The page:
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THE DEVELOPMENT OF A COMPETENCE SCALE FOR LEARNING SCIENCE: INQUIRY AND COMMUNICATION

BY: HUEY-POR CHANG, CHIN-CHANG CHEN, GWO-JEN GUO, YEONG-JIN CHENG, CHEN-YUNG LIN and TSUNG-HAU JEN

Reviewed By: Nurshuhada Nordin Nor Azilawaty Bt Azmi

Purpose Of The Research


This study was conducted to develop, document, and verify the Competence Scale for Learning Science regarding competencies in scientific inquiry and communication

Sample
Students were recruited randomly from primary, junior, and senior high schools in different regions of Taiwan

Instrument (consisted of 29 self-report)


presenting questions and hypothesis

Planning
Competence in Scientific Inquiry

experimenting and data gathering data analysing, interpreting, and concluding expressing evaluating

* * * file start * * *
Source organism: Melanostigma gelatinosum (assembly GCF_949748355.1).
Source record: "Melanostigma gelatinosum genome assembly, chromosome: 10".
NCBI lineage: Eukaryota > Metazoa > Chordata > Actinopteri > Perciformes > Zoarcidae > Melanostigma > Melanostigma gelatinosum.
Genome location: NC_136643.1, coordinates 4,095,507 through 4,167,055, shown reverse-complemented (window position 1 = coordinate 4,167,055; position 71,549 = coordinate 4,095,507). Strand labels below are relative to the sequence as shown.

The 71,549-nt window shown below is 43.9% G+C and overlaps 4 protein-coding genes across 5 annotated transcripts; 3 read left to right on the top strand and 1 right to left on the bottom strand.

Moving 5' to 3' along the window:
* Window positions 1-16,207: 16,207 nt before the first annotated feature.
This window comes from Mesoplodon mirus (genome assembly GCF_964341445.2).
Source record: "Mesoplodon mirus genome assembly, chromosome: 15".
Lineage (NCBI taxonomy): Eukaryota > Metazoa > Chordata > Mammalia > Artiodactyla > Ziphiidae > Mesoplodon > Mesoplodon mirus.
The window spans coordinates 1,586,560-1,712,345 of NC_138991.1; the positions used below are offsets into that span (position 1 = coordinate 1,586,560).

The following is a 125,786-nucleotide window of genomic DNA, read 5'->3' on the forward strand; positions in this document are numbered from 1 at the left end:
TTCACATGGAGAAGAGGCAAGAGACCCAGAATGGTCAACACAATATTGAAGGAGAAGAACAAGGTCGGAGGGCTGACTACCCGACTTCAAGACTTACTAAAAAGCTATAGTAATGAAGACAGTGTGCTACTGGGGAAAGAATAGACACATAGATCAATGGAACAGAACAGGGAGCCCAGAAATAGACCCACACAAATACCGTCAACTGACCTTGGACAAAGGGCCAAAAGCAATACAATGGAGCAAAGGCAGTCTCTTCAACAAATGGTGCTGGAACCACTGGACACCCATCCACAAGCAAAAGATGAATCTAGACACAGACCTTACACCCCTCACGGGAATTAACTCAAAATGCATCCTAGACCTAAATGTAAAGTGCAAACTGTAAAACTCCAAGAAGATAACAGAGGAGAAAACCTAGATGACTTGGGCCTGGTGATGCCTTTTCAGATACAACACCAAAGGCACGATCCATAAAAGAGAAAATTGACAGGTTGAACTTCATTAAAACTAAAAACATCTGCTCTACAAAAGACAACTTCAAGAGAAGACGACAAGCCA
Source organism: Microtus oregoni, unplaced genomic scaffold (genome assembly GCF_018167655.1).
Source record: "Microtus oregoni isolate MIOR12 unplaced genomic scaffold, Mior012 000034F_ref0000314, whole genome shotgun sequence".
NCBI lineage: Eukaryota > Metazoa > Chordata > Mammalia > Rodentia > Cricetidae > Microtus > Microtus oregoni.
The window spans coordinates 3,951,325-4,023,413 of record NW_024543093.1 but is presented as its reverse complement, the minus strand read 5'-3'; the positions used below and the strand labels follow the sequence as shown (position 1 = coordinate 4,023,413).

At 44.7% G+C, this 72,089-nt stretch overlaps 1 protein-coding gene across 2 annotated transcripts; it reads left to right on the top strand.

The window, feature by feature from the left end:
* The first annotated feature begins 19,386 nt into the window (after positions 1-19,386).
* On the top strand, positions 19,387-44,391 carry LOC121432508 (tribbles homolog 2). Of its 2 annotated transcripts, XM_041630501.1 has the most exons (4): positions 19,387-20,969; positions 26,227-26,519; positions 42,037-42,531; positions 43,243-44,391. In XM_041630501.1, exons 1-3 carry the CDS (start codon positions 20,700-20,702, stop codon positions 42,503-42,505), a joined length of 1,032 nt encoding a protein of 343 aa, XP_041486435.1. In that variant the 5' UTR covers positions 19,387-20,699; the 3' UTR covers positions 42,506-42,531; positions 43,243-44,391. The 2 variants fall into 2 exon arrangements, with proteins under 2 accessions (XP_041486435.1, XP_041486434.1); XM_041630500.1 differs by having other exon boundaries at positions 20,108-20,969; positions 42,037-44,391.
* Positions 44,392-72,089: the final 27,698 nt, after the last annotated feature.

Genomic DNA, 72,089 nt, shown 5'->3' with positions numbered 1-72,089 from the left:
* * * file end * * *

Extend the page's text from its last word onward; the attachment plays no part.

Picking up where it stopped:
Competence in Communication

Likert-type items divided into 2 scales

responding
negotiating

Two construct

with four facets

Fourteen indices for scientific inquiry and 12 indices for communication were identified

Scientific inquiry competence is divided into four facets (aspects)


Presenting questions and hypothesis: students pose a question or hypothesis based on experience, evidence, or theory in learning science

Planning: students adopt a suitable strategy for specific questions or hypotheses, employ resources, and then work out a problem-solving approach

Experimenting and data gathering: students gather data with a suitable tool as planned